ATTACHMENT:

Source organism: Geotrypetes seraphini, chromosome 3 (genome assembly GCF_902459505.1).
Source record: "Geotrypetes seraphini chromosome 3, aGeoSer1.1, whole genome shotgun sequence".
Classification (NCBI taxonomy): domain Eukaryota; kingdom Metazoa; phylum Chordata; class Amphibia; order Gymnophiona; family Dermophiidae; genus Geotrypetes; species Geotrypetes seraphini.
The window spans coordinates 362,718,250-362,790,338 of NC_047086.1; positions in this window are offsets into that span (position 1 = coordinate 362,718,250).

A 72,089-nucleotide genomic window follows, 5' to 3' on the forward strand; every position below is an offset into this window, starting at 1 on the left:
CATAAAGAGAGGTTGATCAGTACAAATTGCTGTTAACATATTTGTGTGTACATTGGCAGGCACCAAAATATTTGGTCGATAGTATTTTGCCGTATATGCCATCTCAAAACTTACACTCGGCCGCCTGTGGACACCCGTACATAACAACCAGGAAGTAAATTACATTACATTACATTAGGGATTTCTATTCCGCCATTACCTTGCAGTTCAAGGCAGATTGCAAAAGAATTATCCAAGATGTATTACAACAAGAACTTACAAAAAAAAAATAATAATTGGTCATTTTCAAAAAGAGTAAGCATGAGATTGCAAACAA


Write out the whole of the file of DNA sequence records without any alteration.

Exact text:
Source organism: Geotrypetes seraphini, chromosome 3 (genome assembly GCF_902459505.1).
Source record: "Geotrypetes seraphini chromosome 3, aGeoSer1.1, whole genome shotgun sequence".
Classification (NCBI taxonomy): domain Eukaryota; kingdom Metazoa; phylum Chordata; class Amphibia; order Gymnophiona; family Dermophiidae; genus Geotrypetes; species Geotrypetes seraphini.
The window spans coordinates 362,718,250-362,790,338 of NC_047086.1; positions in this window are offsets into that span (position 1 = coordinate 362,718,250).

A 72,089-nucleotide genomic window follows, 5' to 3' on the forward strand; every position below is an offset into this window, starting at 1 on the left:
CATAAAGAGAGGTTGATCAGTACAAATTGCTGTTAACATATTTGTGTGTACATTGGCAGGCACCAAAATATTTGGTCGATAGTATTTTGCCGTATATGCCATCTCAAAACTTACACTCGGCCGCCTGTGGACACCCGTACATAACAACCAGGAAGTAAATTACATTACATTACATTAGGGATTTCTATTCCGCCATTACCTTGCAGTTCAAGGCAGATTGCAAAAGAATTATCCAAGATGTATTACAACAAGAACTTACAAAAAAAAAATAATAATTGGTCATTTTCAAAAAGAGTAAGCATGAGATTGCAAACAA